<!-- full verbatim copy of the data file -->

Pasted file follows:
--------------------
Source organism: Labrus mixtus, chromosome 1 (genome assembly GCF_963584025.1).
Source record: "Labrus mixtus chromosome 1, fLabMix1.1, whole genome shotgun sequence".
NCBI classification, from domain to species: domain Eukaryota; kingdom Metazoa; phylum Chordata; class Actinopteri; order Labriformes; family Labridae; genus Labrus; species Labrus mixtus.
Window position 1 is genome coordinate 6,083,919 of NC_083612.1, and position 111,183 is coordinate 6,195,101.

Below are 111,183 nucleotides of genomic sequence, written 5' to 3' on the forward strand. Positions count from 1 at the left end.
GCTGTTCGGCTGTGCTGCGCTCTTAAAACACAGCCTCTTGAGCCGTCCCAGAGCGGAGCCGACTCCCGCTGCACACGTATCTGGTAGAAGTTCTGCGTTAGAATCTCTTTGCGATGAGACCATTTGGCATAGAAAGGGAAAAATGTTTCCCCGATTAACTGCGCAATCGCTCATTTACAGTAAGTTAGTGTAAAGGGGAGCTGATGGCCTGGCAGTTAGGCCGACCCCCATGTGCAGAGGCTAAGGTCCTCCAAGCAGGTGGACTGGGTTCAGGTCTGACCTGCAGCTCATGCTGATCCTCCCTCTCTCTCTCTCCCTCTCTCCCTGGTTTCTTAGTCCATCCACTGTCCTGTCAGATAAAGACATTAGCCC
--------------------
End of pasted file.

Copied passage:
Source organism: Labrus mixtus, chromosome 1 (genome assembly GCF_963584025.1).
Source record: "Labrus mixtus chromosome 1, fLabMix1.1, whole genome shotgun sequence".
NCBI classification, from domain to species: domain Eukaryota; kingdom Metazoa; phylum Chordata; class Actinopteri; order Labriformes; family Labridae; genus Labrus; species Labrus mixtus.
Window position 1 is genome coordinate 6,083,919 of NC_083612.1, and position 111,183 is coordinate 6,195,101.

Below are 111,183 nucleotides of genomic sequence, written 5' to 3' on the forward strand. Positions count from 1 at the left end.
GCTGTTCGGCTGTGCTGCGCTCTTAAAACACAGCCTCTTGAGCCGTCCCAGAGCGGAGCCGACTCCCGCTGCACACGTATCTGGTAGAAGTTCTGCGTTAGAATCTCTTTGCGATGAGACCATTTGGCATAGAAAGGGAAAAATGTTTCCCCGATTAACTGCGCAATCGCTCATTTACAGTAAGTTAGTGTAAAGGGGAGCTGATGGCCTGGCAGTTAGGCCGACCCCCATGTGCAGAGGCTAAGGTCCTCCAAGCAGGTGGACTGGGTTCAGGTCTGACCTGCAGCTCATGCTGATCCTCCCTCTCTCTCTCTCCCTCTCTCCCTGGTTTCTTAGTCCATCCACTGTCCTGTCAGATAAAGACATTAGCCC